Florida Power & Light wants to get into the natural gas fracking business and it wants its customers to pay for it.
At a hearing on Monday, the state’s largest utility asked regulators for permission to charge customers up to $750 million a year to form a partnership with an Oklahoma oil and gas company because, it argues, the investment would help FPL stabilize fuel prices and save customers money.
How much? Estimates indicate the savings would be between $51 million and $107 million over the life of the project — or a total of 50 cents to $1 for the average customer over several years. In addition to the savings, FPL argues that customers also will benefit from less volatility in fuel prices.Similar projects would be sought to reach the annual $750 million investment cap.
In tapping a well that already produces gas, FPL argues, customers are unlikely to see price increases because exploration costs will be offset by savings from the investment — the first time any utility has asked to have its customers pay for gas exploration.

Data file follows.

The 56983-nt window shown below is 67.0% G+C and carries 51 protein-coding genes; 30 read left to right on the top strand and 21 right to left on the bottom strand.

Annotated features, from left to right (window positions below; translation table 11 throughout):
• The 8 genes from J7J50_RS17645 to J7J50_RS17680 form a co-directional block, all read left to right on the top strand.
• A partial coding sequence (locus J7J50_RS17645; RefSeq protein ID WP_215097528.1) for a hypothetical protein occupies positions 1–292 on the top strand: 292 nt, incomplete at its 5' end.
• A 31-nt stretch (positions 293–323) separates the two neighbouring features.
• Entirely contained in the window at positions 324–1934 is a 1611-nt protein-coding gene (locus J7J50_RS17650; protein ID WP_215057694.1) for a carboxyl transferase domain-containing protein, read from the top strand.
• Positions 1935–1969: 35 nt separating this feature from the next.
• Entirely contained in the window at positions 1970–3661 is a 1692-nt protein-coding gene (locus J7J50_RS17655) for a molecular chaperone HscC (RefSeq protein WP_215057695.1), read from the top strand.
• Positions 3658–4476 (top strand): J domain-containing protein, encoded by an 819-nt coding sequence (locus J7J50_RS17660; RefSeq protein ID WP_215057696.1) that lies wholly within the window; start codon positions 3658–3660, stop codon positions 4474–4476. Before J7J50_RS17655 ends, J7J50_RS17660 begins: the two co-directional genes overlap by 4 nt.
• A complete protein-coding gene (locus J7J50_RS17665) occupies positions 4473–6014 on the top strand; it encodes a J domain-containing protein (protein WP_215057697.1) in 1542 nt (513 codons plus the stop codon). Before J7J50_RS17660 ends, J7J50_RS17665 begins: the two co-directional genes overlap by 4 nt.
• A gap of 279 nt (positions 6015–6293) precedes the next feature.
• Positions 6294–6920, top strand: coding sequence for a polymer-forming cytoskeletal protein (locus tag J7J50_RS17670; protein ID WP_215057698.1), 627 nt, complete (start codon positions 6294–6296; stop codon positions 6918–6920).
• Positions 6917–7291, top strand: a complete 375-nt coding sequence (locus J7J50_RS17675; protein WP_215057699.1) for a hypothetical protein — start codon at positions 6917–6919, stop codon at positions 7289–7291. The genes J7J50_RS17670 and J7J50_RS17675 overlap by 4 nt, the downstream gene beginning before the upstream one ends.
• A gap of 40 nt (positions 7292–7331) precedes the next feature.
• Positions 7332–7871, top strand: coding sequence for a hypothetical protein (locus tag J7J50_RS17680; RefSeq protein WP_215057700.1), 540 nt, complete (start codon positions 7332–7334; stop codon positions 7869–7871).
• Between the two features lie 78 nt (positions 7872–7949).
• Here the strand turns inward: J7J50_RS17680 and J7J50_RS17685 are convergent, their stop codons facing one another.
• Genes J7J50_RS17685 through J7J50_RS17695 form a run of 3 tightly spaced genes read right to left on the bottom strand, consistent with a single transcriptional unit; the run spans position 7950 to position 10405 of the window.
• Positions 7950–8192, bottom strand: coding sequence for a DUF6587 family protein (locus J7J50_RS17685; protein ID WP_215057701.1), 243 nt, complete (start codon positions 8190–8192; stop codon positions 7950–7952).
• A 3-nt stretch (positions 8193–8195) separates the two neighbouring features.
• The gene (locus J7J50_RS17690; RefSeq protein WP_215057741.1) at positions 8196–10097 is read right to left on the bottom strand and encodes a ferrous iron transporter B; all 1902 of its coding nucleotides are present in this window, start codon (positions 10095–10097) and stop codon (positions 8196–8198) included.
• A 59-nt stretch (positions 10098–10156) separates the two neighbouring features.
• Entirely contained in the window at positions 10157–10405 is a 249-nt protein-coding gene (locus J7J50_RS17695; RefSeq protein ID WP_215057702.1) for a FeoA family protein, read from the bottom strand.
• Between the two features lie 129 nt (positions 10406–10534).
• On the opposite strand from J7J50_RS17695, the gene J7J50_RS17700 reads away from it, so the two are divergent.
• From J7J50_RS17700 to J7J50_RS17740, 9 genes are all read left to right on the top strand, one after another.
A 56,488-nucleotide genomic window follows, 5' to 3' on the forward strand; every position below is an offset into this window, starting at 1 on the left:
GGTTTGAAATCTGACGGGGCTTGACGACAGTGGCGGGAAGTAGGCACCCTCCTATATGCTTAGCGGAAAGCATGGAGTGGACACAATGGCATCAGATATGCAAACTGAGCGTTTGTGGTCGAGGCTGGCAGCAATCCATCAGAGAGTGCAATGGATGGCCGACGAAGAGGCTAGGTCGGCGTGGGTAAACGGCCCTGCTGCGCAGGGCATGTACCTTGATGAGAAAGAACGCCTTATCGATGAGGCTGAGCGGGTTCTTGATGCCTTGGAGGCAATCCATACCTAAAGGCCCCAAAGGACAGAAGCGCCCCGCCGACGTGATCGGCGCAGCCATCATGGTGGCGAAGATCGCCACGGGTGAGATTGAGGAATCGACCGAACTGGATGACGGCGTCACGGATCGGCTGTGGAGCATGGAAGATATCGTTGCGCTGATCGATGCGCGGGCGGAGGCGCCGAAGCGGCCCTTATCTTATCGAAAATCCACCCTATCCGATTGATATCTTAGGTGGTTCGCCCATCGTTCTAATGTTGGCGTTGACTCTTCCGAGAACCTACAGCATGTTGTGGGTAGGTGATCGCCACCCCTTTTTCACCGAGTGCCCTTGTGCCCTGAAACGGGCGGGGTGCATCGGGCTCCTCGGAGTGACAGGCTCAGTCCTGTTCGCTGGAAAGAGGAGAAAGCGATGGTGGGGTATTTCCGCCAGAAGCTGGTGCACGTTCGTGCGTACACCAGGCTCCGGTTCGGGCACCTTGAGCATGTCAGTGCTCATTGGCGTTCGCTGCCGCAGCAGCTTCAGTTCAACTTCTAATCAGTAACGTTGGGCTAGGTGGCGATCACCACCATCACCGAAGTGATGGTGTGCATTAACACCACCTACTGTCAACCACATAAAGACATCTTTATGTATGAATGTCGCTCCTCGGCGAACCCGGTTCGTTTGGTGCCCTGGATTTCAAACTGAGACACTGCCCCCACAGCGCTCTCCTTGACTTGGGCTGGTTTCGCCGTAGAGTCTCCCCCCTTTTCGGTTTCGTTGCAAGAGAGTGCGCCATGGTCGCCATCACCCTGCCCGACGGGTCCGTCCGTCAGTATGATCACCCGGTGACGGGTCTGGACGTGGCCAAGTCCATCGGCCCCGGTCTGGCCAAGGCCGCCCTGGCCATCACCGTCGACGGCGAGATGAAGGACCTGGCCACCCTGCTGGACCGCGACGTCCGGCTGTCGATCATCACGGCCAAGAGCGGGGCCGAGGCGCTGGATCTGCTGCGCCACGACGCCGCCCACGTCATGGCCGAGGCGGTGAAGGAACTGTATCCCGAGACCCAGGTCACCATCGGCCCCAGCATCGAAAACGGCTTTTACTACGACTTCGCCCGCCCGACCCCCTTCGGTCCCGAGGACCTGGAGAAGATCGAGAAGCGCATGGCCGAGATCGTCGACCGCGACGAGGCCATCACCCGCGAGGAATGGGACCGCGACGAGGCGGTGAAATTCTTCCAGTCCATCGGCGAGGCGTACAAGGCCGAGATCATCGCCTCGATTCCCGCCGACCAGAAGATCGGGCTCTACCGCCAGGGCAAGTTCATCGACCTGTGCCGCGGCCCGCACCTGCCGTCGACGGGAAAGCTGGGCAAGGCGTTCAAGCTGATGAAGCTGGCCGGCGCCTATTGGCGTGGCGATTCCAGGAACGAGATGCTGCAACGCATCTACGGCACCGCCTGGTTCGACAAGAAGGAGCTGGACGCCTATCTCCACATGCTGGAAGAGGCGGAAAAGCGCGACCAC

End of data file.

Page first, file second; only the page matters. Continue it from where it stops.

Opponents, representing the state’s largest commercial electricity users and the general public, had a simple response to the question before the Public Service Commission: “No thank you.”
They argued at a day-long hearing that the risks of operating the hydraulic fracturing, or fracking, outweigh the rewards. They said FPL can’t be sure that the natural gas wells will produce enough gas to meet its needs and customers will shoulder the costs of dry wells, environmental impacts and market changes for the next 50 years.
“Fifty years is a long time to receive guaranteed profits on something that’s not guaranteed,’’ said Eric Sayler, an attorney for the Office of Public Counsel, which represents the public in cases before the Public Service Commission.
He said the idea is an attempt by FPL to earn a guaranteed profit on the investment and have the risk borne by customers, not shareholders.
“No other utility has attempted to put this in its base rate,” he said. Story here.